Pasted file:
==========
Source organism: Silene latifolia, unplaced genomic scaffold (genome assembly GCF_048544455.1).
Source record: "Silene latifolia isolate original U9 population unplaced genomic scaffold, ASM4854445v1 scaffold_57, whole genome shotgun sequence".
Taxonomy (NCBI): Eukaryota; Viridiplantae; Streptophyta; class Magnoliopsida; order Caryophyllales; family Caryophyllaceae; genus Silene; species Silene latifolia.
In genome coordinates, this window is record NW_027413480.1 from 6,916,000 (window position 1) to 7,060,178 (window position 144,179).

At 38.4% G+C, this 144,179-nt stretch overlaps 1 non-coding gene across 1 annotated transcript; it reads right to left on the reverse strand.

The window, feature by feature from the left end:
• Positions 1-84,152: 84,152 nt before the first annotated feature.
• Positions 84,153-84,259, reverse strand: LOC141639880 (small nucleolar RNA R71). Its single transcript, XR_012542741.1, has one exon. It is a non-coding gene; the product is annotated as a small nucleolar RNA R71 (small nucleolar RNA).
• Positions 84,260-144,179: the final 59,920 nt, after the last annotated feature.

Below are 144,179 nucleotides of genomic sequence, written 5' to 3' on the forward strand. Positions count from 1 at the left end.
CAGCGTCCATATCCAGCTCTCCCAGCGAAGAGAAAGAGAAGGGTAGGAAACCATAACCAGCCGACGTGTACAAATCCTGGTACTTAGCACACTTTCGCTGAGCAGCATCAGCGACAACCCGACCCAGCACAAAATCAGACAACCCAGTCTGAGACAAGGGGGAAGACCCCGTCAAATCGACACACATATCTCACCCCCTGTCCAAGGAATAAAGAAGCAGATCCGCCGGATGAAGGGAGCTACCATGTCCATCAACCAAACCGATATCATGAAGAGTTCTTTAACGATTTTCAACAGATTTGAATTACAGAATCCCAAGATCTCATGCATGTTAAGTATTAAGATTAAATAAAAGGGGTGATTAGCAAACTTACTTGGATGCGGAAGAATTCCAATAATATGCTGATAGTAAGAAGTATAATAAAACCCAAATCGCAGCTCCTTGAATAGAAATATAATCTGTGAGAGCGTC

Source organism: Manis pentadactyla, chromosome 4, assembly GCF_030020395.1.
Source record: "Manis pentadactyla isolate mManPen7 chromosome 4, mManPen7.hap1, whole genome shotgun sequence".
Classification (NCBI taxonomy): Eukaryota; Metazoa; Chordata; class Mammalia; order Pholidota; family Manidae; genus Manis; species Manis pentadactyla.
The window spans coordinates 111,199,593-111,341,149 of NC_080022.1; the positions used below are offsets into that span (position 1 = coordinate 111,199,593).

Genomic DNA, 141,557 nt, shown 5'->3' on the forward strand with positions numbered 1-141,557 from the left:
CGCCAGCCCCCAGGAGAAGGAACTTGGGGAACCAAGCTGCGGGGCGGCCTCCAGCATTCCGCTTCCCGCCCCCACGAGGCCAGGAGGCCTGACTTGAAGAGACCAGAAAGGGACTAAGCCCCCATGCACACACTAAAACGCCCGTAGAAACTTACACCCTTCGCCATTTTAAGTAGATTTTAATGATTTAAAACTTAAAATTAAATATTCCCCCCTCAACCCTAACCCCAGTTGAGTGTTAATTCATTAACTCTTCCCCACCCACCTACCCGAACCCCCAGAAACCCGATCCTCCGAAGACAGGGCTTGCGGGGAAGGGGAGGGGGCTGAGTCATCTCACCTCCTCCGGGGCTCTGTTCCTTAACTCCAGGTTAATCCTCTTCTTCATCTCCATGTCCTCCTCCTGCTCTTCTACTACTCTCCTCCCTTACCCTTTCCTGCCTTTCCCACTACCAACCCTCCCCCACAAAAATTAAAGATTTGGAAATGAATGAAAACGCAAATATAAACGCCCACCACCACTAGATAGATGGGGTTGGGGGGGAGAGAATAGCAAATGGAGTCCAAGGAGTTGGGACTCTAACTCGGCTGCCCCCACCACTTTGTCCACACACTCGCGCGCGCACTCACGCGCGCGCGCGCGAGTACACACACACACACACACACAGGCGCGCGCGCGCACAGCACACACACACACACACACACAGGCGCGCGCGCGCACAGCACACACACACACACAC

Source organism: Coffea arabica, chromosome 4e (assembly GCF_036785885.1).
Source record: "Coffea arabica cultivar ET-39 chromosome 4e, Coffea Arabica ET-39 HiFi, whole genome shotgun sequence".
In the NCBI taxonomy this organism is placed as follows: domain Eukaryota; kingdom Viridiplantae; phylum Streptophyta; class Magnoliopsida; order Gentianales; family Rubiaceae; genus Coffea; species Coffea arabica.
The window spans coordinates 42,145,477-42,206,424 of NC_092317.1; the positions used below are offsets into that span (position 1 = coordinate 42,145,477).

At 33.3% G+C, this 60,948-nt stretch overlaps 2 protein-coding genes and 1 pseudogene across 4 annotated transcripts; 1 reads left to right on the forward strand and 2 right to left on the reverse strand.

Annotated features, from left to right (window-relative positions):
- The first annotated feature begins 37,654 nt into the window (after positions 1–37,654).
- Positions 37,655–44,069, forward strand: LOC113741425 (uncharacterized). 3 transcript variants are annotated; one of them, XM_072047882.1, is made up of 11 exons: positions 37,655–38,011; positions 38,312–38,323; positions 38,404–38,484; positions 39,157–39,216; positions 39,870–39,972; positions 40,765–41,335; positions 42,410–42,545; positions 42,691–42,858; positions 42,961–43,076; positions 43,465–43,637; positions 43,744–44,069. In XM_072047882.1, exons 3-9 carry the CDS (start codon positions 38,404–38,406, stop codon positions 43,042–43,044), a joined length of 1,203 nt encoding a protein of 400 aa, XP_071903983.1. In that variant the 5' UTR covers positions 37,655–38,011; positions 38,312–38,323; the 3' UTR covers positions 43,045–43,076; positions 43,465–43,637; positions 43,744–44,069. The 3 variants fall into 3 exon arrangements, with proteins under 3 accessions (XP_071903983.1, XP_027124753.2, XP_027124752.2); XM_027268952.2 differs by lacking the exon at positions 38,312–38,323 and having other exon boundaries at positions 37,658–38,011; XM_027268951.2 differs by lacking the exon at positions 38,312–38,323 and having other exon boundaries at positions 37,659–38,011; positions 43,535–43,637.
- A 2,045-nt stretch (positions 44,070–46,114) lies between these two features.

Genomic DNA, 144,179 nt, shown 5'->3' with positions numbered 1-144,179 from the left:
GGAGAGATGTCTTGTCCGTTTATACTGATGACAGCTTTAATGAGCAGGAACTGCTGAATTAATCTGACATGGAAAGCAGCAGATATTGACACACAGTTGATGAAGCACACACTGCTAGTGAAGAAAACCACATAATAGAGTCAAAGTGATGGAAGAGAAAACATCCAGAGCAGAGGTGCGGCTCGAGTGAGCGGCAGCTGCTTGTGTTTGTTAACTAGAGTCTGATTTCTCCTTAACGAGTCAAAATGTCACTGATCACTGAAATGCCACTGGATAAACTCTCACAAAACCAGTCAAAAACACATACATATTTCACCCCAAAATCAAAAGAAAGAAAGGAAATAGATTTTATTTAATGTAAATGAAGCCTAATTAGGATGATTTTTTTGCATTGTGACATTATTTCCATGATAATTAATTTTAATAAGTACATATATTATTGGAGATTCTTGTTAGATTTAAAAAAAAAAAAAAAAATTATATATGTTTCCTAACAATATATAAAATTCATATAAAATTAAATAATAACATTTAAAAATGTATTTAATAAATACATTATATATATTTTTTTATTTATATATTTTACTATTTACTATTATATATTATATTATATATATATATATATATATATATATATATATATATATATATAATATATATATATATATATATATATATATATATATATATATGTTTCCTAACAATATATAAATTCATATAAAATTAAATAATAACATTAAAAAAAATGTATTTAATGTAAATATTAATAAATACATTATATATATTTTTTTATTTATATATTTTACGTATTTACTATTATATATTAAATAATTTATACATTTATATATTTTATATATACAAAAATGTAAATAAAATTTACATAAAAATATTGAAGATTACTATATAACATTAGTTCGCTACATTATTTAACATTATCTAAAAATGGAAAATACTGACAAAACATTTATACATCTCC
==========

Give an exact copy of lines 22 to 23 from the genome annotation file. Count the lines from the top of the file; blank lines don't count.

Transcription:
At 33.3% G+C, this 60,948-nt stretch overlaps 2 protein-coding genes and 1 pseudogene across 4 annotated transcripts; 1 reads left to right on the forward strand and 2 right to left on the reverse strand.

Annotated features, from left to right (window-relative positions):